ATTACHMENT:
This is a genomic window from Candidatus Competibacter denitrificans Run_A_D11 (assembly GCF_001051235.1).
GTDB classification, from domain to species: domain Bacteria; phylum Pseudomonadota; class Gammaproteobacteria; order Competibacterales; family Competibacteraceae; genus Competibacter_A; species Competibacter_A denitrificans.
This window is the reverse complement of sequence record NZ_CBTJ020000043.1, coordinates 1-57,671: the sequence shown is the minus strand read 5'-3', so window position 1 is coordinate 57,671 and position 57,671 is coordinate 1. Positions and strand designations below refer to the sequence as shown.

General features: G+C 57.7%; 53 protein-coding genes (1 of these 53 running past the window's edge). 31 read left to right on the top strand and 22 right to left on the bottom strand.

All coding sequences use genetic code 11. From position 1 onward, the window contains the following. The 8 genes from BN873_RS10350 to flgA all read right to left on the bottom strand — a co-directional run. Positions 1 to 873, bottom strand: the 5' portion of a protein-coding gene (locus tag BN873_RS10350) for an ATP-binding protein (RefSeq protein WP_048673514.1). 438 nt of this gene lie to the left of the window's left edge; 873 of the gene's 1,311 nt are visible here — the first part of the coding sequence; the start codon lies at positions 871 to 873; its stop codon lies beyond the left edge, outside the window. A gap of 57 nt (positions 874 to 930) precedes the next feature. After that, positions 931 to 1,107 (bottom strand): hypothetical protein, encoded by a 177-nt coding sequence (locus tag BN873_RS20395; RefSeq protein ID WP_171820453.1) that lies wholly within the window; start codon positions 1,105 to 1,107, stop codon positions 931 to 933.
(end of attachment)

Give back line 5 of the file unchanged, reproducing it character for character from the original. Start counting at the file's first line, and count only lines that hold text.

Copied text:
All coding sequences use genetic code 11. From position 1 onward, the window contains the following. The 8 genes from BN873_RS10350 to flgA all read right to left on the bottom strand — a co-directional run. Positions 1 to 873, bottom strand: the 5' portion of a protein-coding gene (locus tag BN873_RS10350) for an ATP-binding protein (RefSeq protein WP_048673514.1). 438 nt of this gene lie to the left of the window's left edge; 873 of the gene's 1,311 nt are visible here — the first part of the coding sequence; the start codon lies at positions 871 to 873; its stop codon lies beyond the left edge, outside the window. A gap of 57 nt (positions 874 to 930) precedes the next feature. After that, positions 931 to 1,107 (bottom strand): hypothetical protein, encoded by a 177-nt coding sequence (locus tag BN873_RS20395; RefSeq protein ID WP_171820453.1) that lies wholly within the window; start codon positions 1,105 to 1,107, stop codon positions 931 to 933.